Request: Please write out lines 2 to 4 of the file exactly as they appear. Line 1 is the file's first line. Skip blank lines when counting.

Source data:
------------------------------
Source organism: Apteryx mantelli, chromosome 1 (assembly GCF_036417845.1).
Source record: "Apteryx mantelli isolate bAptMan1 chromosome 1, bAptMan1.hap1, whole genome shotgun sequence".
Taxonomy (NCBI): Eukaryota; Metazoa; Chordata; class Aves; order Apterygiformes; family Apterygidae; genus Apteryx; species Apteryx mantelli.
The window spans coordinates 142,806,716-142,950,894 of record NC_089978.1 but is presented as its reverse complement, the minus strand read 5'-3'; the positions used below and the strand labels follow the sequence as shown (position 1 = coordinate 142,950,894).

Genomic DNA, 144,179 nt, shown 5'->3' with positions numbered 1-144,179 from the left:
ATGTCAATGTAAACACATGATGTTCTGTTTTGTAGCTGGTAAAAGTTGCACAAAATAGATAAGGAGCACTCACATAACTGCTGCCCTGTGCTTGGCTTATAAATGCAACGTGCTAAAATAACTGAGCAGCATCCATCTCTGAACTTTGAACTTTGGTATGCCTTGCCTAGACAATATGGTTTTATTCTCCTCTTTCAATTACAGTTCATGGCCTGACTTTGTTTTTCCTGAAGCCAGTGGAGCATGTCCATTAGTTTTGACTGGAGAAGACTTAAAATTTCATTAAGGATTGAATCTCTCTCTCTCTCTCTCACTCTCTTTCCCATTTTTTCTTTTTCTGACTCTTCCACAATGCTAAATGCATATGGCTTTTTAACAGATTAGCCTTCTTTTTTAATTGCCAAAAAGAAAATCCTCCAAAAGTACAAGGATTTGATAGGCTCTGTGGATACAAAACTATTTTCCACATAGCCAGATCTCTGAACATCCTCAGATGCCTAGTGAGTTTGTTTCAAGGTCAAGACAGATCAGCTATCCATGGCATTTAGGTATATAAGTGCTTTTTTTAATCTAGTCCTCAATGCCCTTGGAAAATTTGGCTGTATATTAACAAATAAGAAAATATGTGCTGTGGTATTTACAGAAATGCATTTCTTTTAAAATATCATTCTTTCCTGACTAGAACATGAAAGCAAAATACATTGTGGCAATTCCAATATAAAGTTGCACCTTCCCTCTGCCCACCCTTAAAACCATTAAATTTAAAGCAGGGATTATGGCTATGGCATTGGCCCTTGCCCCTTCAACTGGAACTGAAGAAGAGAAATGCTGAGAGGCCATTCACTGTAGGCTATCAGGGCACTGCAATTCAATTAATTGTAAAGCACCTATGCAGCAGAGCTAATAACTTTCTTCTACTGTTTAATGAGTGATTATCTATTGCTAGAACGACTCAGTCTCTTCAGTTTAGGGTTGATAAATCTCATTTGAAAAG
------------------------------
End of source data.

Source record: "Apteryx mantelli isolate bAptMan1 chromosome 1, bAptMan1.hap1, whole genome shotgun sequence".
Taxonomy (NCBI): Eukaryota; Metazoa; Chordata; class Aves; order Apterygiformes; family Apterygidae; genus Apteryx; species Apteryx mantelli.
The window spans coordinates 142,806,716-142,950,894 of record NC_089978.1 but is presented as its reverse complement, the minus strand read 5'-3'; the positions used below and the strand labels follow the sequence as shown (position 1 = coordinate 142,950,894).